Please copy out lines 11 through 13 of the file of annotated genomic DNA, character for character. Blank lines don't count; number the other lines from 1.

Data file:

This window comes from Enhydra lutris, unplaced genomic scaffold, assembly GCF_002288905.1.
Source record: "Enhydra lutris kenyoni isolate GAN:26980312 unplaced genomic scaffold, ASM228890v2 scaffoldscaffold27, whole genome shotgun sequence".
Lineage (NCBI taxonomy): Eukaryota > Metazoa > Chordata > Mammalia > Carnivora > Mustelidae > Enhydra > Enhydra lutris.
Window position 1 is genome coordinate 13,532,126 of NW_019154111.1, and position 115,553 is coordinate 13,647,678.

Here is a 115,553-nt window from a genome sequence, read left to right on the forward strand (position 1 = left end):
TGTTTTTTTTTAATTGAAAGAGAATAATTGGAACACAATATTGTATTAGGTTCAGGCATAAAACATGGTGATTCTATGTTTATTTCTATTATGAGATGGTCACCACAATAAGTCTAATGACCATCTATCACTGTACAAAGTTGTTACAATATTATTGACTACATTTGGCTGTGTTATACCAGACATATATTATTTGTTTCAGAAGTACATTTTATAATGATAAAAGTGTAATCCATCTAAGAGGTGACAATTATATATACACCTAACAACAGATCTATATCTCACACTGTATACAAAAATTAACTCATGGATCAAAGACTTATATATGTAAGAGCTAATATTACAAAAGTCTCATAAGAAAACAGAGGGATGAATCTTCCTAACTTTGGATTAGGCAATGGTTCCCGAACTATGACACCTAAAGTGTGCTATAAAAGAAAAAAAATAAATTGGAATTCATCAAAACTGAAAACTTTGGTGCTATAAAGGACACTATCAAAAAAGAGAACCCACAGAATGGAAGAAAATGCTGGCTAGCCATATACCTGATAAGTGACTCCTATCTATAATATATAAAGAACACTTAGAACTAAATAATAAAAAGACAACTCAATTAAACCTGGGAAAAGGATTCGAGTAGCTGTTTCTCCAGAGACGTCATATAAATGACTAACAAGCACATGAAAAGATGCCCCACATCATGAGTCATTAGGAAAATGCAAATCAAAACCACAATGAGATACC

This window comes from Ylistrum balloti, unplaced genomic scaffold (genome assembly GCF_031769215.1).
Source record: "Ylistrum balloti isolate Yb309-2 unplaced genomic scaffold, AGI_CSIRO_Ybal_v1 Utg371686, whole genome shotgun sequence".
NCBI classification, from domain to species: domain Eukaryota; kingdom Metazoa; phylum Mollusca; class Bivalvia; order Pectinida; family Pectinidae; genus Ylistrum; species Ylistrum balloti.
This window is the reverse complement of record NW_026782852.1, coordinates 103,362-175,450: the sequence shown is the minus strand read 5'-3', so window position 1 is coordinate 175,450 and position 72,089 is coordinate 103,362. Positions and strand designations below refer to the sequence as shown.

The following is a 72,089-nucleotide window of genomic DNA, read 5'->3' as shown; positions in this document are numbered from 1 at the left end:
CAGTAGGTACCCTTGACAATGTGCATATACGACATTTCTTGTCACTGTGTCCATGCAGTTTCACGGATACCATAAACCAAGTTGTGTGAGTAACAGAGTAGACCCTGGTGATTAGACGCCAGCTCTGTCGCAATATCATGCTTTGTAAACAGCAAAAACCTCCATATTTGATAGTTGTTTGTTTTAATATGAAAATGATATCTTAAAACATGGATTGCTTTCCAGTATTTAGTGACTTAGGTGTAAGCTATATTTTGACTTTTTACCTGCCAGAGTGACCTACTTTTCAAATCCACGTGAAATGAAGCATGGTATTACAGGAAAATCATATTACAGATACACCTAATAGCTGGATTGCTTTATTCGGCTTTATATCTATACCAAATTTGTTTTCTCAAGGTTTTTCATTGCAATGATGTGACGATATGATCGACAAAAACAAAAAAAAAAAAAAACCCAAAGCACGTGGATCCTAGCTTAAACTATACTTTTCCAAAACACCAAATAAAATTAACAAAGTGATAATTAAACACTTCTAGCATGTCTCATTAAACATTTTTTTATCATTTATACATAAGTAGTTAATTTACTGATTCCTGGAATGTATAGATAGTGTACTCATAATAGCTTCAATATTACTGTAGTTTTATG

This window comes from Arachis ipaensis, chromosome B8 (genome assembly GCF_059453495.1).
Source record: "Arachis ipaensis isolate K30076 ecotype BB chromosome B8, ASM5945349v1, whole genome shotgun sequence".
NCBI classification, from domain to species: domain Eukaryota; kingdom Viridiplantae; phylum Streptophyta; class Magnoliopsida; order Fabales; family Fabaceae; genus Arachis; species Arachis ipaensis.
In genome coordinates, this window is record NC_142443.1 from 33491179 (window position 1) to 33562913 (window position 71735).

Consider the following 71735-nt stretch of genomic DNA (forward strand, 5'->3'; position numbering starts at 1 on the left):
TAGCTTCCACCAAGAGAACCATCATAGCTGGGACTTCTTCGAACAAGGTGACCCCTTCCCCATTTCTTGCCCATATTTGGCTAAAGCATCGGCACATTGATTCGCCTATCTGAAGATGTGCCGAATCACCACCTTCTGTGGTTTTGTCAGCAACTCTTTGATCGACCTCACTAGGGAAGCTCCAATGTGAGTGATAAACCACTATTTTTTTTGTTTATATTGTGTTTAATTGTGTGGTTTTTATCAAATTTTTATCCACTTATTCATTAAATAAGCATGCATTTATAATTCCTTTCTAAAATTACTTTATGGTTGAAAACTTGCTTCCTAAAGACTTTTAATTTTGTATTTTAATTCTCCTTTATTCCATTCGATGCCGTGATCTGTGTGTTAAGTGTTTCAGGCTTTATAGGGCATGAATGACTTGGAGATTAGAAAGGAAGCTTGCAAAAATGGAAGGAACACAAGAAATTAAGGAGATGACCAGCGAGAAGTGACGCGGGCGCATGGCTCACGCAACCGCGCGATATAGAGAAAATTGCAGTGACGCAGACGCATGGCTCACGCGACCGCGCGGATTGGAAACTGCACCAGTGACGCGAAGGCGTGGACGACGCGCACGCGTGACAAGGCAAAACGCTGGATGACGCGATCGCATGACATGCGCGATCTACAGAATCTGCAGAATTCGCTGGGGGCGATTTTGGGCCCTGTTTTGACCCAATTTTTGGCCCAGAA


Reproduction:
The following is a 72,089-nucleotide window of genomic DNA, read 5'->3' as shown; positions in this document are numbered from 1 at the left end:
CAGTAGGTACCCTTGACAATGTGCATATACGACATTTCTTGTCACTGTGTCCATGCAGTTTCACGGATACCATAAACCAAGTTGTGTGAGTAACAGAGTAGACCCTGGTGATTAGACGCCAGCTCTGTCGCAATATCATGCTTTGTAAACAGCAAAAACCTCCATATTTGATAGTTGTTTGTTTTAATATGAAAATGATATCTTAAAACATGGATTGCTTTCCAGTATTTAGTGACTTAGGTGTAAGCTATATTTTGACTTTTTACCTGCCAGAGTGACCTACTTTTCAAATCCACGTGAAATGAAGCATGGTATTACAGGAAAATCATATTACAGATACACCTAATAGCTGGATTGCTTTATTCGGCTTTATATCTATACCAAATTTGTTTTCTCAAGGTTTTTCATTGCAATGATGTGACGATATGATCGACAAAAACAAAAAAAAAAAAAAACCCAAAGCACGTGGATCCTAGCTTAAACTATACTTTTCCAAAACACCAAATAAAATTAACAAAGTGATAATTAAACACTTCTAGCATGTCTCATTAAACATTTTTTTATCATTTATACATAAGTAGTTAATTTACTGATTCCTGGAATGTATAGATAGTGTACTCATAATAGCTTCAATATTACTGTAGTTTTATG

This window comes from Arachis ipaensis, chromosome B8 (genome assembly GCF_059453495.1).